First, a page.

A holiday is a chance to really get away from it all.
To switch off from the day-to-day and forget about what’s happening at home. One thing you certainly don’t want to be worrying about is whether or not your home and belongings are secure while you’re away.
So how can you improve your home security? And better still, how can you do it without needing to splash out on the pricier solutions, like home security cameras?
Here are some small things you can do to protect your home when you’re on holiday. A lot of it is just about getting into good habits.
Use smart lighting
There are several types of smart home devices that can help you improve your home security. Among the cheaper options are smart lightbulbs. They tend to start at around £10 - so definitely more expensive than a standard bulb - but it’s really handy to be able to control them remotely, with your smartphone, and put them on a timer to give the impression someone is at home.
Old-fashioned light timer switches do a similar job. But make sure you don’t plug them in where they can be seen from outside.
Lock up tools and ladders
Often burglars don’t carry tools with them to break into a home, as possession of burglary tools is a criminal charge in itself. So they may be on the lookout for something they could use to help them break in: if you leave tools around for them then you could be making their job easier and your home more of a potential target.
So, avoid leaving tools or ladders out on view, especially when you’re heading away for any length of time.
Ask for some neighbourly help
You want to create the illusion that someone is at home, as normal. So, see if you can enrol the help of a friend or trusted neighbour to help you do just that.
They could put your bins out for collection (and take them back in again) or park their car on your driveway, so it seems as though someone is in the house. If you feel comfortable doing so, you could give your friend or neighbour a spare key so they can pick up your post (a pile of post on your doormat is a giveaway that no one is home) and open and close the curtains.
Careful how much you brag on social media!
One of the best bits about going on holiday is being able to tell everyone about it. Form many of us, that means posting lots of pictures on social media, showing you lounging in the sun, or looking adventurous in some far-flung destination.
But if you’re keen on posting holiday snaps on social media, try and wait until you return home. Otherwise, there’s a risk thieves could use this information to identify empty properties.
Don’t forget to lock doors and windows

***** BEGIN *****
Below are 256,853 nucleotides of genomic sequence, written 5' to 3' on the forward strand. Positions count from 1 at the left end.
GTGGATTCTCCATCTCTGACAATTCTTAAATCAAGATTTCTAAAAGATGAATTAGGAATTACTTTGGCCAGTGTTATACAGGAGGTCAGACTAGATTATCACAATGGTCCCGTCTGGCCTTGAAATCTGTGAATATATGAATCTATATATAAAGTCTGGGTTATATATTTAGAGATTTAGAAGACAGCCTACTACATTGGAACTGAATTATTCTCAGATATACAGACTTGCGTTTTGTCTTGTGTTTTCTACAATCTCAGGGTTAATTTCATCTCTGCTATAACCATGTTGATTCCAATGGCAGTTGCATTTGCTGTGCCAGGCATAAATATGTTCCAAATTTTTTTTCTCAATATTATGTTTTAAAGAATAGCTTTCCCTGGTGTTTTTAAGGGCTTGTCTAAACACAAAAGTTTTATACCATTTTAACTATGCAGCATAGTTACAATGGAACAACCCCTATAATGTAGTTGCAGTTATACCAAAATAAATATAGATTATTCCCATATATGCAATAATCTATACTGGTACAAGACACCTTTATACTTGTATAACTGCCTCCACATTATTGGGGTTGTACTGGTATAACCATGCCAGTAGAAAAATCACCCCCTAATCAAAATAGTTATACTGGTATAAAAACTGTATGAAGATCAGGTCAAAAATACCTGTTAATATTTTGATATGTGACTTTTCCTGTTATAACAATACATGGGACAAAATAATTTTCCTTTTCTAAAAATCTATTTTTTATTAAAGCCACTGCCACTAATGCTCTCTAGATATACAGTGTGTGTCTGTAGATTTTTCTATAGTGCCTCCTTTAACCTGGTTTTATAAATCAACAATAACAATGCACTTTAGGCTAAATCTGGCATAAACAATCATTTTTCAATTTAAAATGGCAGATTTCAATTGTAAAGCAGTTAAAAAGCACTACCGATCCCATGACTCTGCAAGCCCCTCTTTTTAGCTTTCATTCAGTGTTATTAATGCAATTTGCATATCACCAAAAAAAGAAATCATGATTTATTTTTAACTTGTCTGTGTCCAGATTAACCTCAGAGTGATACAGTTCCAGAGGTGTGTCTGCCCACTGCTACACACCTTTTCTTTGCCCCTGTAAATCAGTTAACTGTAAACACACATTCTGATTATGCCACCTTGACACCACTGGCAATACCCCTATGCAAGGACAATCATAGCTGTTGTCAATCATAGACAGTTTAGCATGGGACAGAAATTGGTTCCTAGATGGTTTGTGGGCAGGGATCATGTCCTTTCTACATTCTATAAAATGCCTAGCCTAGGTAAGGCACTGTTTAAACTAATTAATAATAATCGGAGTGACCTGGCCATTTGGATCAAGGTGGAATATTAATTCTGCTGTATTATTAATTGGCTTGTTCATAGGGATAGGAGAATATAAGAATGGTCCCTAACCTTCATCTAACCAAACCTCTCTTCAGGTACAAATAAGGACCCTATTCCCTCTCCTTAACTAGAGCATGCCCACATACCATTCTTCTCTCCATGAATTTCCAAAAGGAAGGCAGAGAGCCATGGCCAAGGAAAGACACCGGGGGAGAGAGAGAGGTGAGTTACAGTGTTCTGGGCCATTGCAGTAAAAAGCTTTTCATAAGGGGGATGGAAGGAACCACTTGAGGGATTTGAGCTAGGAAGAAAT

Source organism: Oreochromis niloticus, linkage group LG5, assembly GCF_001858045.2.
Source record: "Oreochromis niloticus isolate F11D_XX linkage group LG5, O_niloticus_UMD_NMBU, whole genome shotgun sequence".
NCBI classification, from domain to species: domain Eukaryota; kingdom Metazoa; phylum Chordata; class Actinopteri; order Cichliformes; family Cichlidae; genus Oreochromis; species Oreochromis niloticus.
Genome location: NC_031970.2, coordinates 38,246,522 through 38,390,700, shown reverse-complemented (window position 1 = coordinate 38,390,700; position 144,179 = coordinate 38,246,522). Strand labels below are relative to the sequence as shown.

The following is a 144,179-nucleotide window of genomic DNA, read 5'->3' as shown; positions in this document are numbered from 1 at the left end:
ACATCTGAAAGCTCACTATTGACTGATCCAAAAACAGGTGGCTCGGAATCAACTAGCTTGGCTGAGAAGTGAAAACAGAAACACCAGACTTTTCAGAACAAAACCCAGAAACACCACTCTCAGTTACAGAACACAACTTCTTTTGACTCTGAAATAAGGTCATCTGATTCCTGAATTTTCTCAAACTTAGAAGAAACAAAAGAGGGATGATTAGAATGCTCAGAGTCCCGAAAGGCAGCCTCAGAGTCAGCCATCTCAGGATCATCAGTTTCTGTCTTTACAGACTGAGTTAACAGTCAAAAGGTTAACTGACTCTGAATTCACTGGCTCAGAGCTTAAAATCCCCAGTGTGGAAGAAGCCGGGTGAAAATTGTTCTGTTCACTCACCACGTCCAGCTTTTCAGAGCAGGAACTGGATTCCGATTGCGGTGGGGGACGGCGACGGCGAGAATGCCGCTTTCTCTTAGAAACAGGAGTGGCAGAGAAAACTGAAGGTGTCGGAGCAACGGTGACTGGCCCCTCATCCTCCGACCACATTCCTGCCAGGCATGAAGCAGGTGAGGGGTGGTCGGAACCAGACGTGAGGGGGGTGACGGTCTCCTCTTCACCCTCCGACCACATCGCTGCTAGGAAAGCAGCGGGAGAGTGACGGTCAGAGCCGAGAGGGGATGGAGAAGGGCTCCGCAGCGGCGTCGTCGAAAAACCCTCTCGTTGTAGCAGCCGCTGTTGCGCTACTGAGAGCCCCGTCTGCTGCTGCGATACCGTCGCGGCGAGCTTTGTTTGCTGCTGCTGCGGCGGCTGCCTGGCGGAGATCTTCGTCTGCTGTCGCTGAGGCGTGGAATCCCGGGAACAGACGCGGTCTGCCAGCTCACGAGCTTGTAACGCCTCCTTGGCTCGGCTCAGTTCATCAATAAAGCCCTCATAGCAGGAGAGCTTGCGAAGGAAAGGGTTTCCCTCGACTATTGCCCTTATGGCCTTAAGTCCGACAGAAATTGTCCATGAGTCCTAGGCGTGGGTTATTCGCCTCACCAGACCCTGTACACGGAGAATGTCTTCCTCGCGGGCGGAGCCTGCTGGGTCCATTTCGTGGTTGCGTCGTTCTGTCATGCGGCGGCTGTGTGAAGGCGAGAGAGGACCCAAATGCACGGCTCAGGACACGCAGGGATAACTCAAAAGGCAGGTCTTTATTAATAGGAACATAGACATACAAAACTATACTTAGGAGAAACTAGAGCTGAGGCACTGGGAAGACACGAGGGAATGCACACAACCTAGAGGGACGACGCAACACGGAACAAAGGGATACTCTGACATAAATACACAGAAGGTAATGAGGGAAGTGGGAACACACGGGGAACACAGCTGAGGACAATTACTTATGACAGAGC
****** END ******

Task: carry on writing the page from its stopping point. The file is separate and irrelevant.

Shutting and locking doors and windows may seem blindingly obvious. But have you ever started driving away from home, only to be gripped by a growing sense of doubt as to whether you locked the front door or not? Or left a window open? It’s easily done, so make it a part of your routine to go round and double-check that all windows and doors are securely locked. If you're heading away, don’t forget to lock any gates, sheds or garages too.
Avoid mail and parcels piling up
If you’re a regular online shopper, then avoid ordering something that could get delivered to your home while you’re away and left for days or weeks on your doorstep. This is a clear indicator that no one is home.
Consider paying for Royal Mail’s Keepsafe service. They will hold onto any mail and deliver it to you once you’re home from your holidays.
This is perhaps one of the more expensive options, but there are now some available for approximately £25. Also known as smart doorbells, video doorbells tend to be Wi-Fi-enabled, and come with a camera (frequently HD), speaker and microphone. Other features can include infrared LEDs, so you can get a better picture in the dark, and motion detection. See our article – Should I get a video doorbell?.
Check your home insurance
While prevention is always better than cure (or claim), it is also a good idea to check you have the right home and contents insurance cover and that it will remain valid while you’re away on your holidays.
If you’re lucky enough to be going on a particularly long break and you’re leaving your home empty, then check your insurance policy to ensure that you’ll be covered during this time. Most home insurance providers will want you to tell them if your home is unoccupied for 30 days or more (sometimes longer), so it’s worth checking.
Getting your insurance in order is one more step you can take to give you a little more peace of mind and enjoy your holiday.